GOP Lawmakers: Congress Should Pass Ebola Travel Ban

King, above, isn't afraid of being targeted by Maher. (Bill Clark/CQ Roll Call File Photo)
King, above, isn't afraid of being targeted by Maher. (Bill Clark/CQ Roll Call File Photo)
Posted October 17, 2014 at 3:57pm

Will the House interrupt its recess to vote on a travel ban or visa suspensions to prevent the further spread of Ebola on U.S. soil?  

Highly unlikely.  

After all, as airstrikes began in Syria earlier this month to combat the Islamic State terror group, members on both sides of the aisle were calling for Congress to return and vote on a formal Authorization for Use of Military Force measure.  

GOP leadership didn’t bite, with Speaker John A. Boehner saying he would only be inclined to reconvene the House if President Barack Obama sent Congress the AUMF language.  

In the case of Ebola, senior House Republicans are also downplaying the need to rush back to Washington for a vote on restricting travel from affected African countries to the United States. The Obama administration, they argue, should be taking such action without being compelled to by Congress.  

“Let’s first see if the president is willing to work with us to do [a travel ban] now,” House Majority Whip Steve Scalise, R-La., told a small group of reporters Thursday. “He loves to brag about how he can do things with a pen and a phone. … He can approve a travel ban. Today. And we’ve called on him to do that. So let’s see what he says.”  

Scalise, a member of the Energy and Commerce Oversight and Investigations Subcommittee, was back on Capitol Hill to participate in a special hearing to probe the Ebola response by the federal government. The occasion pulled many members off the campaign trail , including Senate hopefuls Cory Gardner, R-Colo., and Bruce Braley, D-Iowa.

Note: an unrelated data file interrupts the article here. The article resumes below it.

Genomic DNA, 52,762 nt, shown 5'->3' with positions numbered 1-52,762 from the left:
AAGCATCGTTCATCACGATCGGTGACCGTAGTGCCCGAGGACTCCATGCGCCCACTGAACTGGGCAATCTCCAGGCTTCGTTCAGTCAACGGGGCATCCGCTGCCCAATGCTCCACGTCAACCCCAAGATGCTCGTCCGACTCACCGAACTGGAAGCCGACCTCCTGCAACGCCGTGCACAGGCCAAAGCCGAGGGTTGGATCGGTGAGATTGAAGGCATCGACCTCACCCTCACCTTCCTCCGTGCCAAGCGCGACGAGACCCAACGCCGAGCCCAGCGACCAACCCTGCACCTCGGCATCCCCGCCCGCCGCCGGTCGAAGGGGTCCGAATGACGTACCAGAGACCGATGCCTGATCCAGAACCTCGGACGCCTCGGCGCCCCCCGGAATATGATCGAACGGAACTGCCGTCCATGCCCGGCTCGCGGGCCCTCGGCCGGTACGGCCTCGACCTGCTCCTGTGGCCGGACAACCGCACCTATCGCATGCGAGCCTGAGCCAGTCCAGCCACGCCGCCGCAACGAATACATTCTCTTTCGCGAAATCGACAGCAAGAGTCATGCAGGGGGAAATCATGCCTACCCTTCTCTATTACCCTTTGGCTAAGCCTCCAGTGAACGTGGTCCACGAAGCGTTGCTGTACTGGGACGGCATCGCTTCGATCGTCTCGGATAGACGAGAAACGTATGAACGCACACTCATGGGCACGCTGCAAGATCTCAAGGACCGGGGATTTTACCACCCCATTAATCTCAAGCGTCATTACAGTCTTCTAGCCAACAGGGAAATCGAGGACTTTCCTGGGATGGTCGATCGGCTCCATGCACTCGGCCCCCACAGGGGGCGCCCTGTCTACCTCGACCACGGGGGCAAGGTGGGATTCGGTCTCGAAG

But a subcommittee hearing during a recess, when participation is voluntary, isn’t the same as recalling the House to take a recorded vote, a precarious exercise just weeks before the midterm elections.  

Regardless, a handful of lawmakers were clamoring for just that Friday.

   

Rep. Scott Garrett, R-N.J., joined forces with Sen. David Vitter, R-La., sending a letter to Boehner and Senate Majority Leader Harry Reid, D-Nev., urging emergency sessions on both sides of the Rotunda to institute travel bans while “the Obama administration has failed to recognize this public health threat.” Vitter’s Senate colleague, Texas Republican Sen. Ted Cruz, also wants members back on Capitol Hill to confront the issue.  

Another Florida Republican, Rep. Dennis A. Ross, already has legislative text ready to go that would bar commercial flights to and from Ebola-affected countries until the virus is no longer a threat.  

He’ll introduce it when Congress returns for next month’s lame-duck session, Ross said in a statement, though he added that he holds out hope Boehner would “quickly call Congress back into session to debate my legislation.”